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Families with a disabled child don't face increased divorce risk

There are many different things that can impact your chances of getting a divorce. Certainly, many couples who never have children divorce, but a new study has found that your risk for divorce increases the more children you have — if those children are healthy. In what would seem to be an unintuitive finding, parents who have at least one developmentally disabled child do not face an increased risk of divorce as they add to their families.

One proposed reason for this difference is that the healthy children in a family with at least one developmentally disabled child may be more likely to help with the daily running of the household and even some of the care of the disabled child. The researchers in this study posit that this takes some of the burden off of the parents and acts as a built-in support system. In these families, each additional healthy child would theoretically add to that support system instead of adding to the parents' responsibilities.

In contrast to previous research on this subject, this study focused on families where the children were in high school, which may also account of the higher level of responsibility for the children. The study also focused on those with developmental disabilities only, and there was very little ethnic diversity among the participants. Additional studies will be needed to see if these patterns hold true in a wider variety of circumstances.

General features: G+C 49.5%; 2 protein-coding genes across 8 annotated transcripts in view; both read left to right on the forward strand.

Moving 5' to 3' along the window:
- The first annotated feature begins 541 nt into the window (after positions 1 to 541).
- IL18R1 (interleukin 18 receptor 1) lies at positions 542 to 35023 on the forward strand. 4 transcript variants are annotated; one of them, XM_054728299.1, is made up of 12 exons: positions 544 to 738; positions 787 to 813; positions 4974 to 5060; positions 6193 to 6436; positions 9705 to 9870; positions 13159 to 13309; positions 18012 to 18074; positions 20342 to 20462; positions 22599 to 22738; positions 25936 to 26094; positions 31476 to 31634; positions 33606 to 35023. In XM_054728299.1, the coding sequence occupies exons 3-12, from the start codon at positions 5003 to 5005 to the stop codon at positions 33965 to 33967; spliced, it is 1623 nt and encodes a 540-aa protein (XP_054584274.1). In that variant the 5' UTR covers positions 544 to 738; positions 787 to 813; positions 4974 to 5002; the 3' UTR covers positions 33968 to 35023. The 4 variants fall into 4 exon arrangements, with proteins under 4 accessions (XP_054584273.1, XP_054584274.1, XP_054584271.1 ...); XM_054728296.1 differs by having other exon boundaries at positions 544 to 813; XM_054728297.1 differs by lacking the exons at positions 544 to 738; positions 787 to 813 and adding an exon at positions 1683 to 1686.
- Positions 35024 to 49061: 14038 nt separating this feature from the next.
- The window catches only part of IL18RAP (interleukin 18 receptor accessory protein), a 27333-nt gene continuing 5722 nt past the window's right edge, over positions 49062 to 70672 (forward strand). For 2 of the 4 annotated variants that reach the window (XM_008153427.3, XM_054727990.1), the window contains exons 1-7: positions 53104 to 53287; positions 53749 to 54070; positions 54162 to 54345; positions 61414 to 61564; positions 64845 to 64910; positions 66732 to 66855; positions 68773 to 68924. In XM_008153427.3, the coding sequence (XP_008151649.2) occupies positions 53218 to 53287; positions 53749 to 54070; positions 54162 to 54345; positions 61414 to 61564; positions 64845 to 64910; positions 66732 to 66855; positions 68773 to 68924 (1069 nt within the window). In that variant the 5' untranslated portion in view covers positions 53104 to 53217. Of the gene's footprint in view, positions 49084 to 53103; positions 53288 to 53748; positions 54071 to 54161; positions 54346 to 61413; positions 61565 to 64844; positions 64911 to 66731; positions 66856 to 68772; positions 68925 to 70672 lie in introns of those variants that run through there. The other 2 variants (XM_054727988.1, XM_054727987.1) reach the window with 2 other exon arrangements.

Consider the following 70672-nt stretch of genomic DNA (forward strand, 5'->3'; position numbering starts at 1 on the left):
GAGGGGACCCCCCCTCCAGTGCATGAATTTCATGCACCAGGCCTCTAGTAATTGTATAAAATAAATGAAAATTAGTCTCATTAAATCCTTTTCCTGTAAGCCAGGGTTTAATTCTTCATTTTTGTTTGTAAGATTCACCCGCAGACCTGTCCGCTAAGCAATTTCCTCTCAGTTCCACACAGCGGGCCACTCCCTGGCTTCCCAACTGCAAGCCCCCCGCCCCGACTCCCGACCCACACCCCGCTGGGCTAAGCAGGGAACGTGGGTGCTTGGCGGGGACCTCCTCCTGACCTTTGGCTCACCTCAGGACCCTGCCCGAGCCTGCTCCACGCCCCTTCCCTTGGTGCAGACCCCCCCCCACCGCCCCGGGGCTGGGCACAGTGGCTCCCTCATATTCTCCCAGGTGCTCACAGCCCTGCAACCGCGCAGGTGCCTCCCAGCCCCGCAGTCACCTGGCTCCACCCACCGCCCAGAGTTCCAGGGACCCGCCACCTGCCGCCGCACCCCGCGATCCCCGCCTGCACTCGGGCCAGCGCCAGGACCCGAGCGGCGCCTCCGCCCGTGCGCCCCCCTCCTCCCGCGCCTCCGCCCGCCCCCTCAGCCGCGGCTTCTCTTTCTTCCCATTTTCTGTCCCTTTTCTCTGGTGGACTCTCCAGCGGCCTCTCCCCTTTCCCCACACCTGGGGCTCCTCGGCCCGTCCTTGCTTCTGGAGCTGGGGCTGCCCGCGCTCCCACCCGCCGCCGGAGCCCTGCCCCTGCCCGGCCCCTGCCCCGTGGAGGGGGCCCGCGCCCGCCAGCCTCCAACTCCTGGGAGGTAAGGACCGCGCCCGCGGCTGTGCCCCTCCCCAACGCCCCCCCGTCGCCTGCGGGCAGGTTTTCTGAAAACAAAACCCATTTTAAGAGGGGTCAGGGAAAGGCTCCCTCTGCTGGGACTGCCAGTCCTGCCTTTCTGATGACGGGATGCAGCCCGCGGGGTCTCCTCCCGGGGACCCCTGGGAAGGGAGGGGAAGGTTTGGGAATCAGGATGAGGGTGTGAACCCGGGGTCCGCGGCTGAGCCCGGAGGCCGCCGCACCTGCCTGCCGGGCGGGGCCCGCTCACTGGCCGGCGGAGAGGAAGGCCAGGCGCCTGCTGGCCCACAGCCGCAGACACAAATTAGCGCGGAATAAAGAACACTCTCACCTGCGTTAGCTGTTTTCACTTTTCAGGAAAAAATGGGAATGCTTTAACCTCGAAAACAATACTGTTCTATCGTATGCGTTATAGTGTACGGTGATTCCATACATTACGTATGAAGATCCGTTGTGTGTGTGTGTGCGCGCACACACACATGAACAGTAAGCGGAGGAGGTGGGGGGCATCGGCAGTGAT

Going through a divorce is a very difficult process in and of itself, but when one or more of the children has some type of disability, it can make things even more complicated. In these situations, it's important to have an attorney who can help you come to a divorce settlement that addresses the best interests and special needs of the child.

Source: PsychCentral, "No Increase in Divorce for Big Families With Disabled Child," Traci Pedersen, Oct. 31, 2015

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